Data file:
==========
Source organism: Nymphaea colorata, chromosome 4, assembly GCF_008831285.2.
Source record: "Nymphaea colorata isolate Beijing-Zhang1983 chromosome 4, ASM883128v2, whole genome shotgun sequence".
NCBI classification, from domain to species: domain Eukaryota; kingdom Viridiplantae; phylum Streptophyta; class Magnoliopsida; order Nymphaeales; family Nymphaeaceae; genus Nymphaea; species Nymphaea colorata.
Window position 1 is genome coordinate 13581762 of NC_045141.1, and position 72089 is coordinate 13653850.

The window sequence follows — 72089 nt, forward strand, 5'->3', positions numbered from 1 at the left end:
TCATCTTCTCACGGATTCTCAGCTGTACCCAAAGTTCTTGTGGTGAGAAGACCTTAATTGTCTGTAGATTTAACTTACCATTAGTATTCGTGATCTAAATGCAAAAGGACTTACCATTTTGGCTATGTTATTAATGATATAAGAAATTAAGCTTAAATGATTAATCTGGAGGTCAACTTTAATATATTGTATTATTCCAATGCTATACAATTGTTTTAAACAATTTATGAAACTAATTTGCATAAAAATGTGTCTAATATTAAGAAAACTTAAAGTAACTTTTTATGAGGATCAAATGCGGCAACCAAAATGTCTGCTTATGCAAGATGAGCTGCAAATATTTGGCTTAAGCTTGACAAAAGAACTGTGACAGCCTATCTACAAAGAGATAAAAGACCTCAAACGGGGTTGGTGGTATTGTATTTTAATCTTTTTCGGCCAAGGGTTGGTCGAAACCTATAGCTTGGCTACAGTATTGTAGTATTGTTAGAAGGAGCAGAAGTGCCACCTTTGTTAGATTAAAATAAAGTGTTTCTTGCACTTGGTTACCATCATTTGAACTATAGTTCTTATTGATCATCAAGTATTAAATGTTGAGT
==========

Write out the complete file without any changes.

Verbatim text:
Source organism: Nymphaea colorata, chromosome 4, assembly GCF_008831285.2.
Source record: "Nymphaea colorata isolate Beijing-Zhang1983 chromosome 4, ASM883128v2, whole genome shotgun sequence".
NCBI classification, from domain to species: domain Eukaryota; kingdom Viridiplantae; phylum Streptophyta; class Magnoliopsida; order Nymphaeales; family Nymphaeaceae; genus Nymphaea; species Nymphaea colorata.
Window position 1 is genome coordinate 13581762 of NC_045141.1, and position 72089 is coordinate 13653850.

The window sequence follows — 72089 nt, forward strand, 5'->3', positions numbered from 1 at the left end:
TCATCTTCTCACGGATTCTCAGCTGTACCCAAAGTTCTTGTGGTGAGAAGACCTTAATTGTCTGTAGATTTAACTTACCATTAGTATTCGTGATCTAAATGCAAAAGGACTTACCATTTTGGCTATGTTATTAATGATATAAGAAATTAAGCTTAAATGATTAATCTGGAGGTCAACTTTAATATATTGTATTATTCCAATGCTATACAATTGTTTTAAACAATTTATGAAACTAATTTGCATAAAAATGTGTCTAATATTAAGAAAACTTAAAGTAACTTTTTATGAGGATCAAATGCGGCAACCAAAATGTCTGCTTATGCAAGATGAGCTGCAAATATTTGGCTTAAGCTTGACAAAAGAACTGTGACAGCCTATCTACAAAGAGATAAAAGACCTCAAACGGGGTTGGTGGTATTGTATTTTAATCTTTTTCGGCCAAGGGTTGGTCGAAACCTATAGCTTGGCTACAGTATTGTAGTATTGTTAGAAGGAGCAGAAGTGCCACCTTTGTTAGATTAAAATAAAGTGTTTCTTGCACTTGGTTACCATCATTTGAACTATAGTTCTTATTGATCATCAAGTATTAAATGTTGAGT